As part of my duties for Independent Processor and The National Provisioner, I have to look through the news for meat industry-related stories. Sometimes they’re hard to find stories, and sometimes they’re all too easy — for all the wrong reasons.

Last year, one of the stories I had to cover the most was the Rancho Feeding recall, plant closing and subsequent criminal charges. The company issued a recall in early 2014 of almost 9 million pounds of beef after the employees were found to have processed cattle that had cancer eye and were deemed unfit for human consumption. Those cattle were processed without the knowledge of USDA meat inspectors, and the whole case turned into a mess that made the whole industry look bad. Combining “cancer” and “food” in the same story never leads to anything positive.

The Rancho Feeding case hasn’t closed entirely yet, as four employees, including the two owners, have not been sentenced as of this writing (all four pled guilty to federal charges). Aside from periodic news updates about the charges, the story moved away from the Petaluma, Calif. plant that was closed and the area producers that depended on it.  The media has moved on.

I’m very pleased to present the second part of this story — the best part — in this issue. The Petaluma plant was acquired by a local company, Marin Sun Farms, which expanded the plant’s slaughter and processing abilities to meet the needs of the local food movement in the San Francisco area. Under the new ownership, the plant is processing organic and natural Marin Sun Farms products, as well as beef, pork, lamb and goat meat for the area producers.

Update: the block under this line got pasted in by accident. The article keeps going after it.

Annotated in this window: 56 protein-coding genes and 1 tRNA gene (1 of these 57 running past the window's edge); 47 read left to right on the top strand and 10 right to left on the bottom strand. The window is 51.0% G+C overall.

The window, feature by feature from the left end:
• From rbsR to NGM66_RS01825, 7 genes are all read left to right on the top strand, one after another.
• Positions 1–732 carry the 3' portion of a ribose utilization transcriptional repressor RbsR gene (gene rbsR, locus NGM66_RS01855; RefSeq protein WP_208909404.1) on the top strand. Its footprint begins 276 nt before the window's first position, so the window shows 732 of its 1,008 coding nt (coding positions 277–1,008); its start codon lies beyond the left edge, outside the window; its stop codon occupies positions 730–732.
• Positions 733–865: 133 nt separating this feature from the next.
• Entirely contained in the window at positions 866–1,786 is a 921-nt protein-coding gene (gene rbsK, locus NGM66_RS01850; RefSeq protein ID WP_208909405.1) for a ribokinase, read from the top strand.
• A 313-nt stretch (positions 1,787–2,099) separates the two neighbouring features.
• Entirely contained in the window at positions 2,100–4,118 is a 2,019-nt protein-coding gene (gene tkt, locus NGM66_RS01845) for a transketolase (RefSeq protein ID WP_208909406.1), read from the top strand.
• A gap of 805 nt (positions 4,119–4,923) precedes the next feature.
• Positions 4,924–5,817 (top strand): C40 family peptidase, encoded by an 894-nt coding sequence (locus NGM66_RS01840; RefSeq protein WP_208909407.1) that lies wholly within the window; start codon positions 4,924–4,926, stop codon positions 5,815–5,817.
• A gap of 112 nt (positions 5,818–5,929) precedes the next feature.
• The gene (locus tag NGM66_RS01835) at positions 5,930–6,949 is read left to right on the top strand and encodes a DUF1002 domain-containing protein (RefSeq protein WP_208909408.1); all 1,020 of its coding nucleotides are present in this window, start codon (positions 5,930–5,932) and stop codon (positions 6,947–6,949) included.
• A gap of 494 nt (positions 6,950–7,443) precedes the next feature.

I understand how media works, so I’m not going to turn this into a screed against “mainstream media.” I do hope that the positive developments taking place in Petaluma will get their share of press, too. This story ticks off all the trends: natural/organic meats, local agriculture, small farms, small businesses. Marin Sun Farms CEO David Evans, based on my time talking with him, is a big-picture thinker who is a positive and effective voice for the producers and processors in the agriculture industry.

It is the nature of today’s world that the worst stories get the most headlines and the most clickthroughs and page views. The task of the industry is to take all the good stories that are taking place within the meat and ag worlds and give them their due, as well. The good outweighs the bad, and more consumers need to know that.


Sam Gazdziak